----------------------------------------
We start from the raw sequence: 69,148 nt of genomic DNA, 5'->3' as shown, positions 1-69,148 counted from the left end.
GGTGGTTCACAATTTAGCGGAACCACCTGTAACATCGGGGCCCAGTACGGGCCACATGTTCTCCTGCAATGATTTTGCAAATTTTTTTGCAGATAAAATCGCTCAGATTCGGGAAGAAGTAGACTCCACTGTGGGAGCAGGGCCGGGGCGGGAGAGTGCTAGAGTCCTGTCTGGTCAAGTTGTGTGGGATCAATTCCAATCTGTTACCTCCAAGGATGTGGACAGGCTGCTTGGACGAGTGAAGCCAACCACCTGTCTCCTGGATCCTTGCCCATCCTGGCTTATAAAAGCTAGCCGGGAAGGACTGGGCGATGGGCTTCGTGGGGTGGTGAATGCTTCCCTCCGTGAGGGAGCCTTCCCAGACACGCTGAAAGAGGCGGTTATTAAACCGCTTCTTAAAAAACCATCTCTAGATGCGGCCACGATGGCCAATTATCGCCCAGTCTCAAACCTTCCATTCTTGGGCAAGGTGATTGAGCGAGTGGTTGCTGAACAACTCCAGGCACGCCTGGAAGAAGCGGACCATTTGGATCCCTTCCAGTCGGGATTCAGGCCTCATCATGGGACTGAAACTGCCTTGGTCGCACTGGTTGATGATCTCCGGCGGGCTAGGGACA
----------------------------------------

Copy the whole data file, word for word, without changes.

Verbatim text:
We start from the raw sequence: 69,148 nt of genomic DNA, 5'->3' as shown, positions 1-69,148 counted from the left end.
GGTGGTTCACAATTTAGCGGAACCACCTGTAACATCGGGGCCCAGTACGGGCCACATGTTCTCCTGCAATGATTTTGCAAATTTTTTTGCAGATAAAATCGCTCAGATTCGGGAAGAAGTAGACTCCACTGTGGGAGCAGGGCCGGGGCGGGAGAGTGCTAGAGTCCTGTCTGGTCAAGTTGTGTGGGATCAATTCCAATCTGTTACCTCCAAGGATGTGGACAGGCTGCTTGGACGAGTGAAGCCAACCACCTGTCTCCTGGATCCTTGCCCATCCTGGCTTATAAAAGCTAGCCGGGAAGGACTGGGCGATGGGCTTCGTGGGGTGGTGAATGCTTCCCTCCGTGAGGGAGCCTTCCCAGACACGCTGAAAGAGGCGGTTATTAAACCGCTTCTTAAAAAACCATCTCTAGATGCGGCCACGATGGCCAATTATCGCCCAGTCTCAAACCTTCCATTCTTGGGCAAGGTGATTGAGCGAGTGGTTGCTGAACAACTCCAGGCACGCCTGGAAGAAGCGGACCATTTGGATCCCTTCCAGTCGGGATTCAGGCCTCATCATGGGACTGAAACTGCCTTGGTCGCACTGGTTGATGATCTCCGGCGGGCTAGGGACA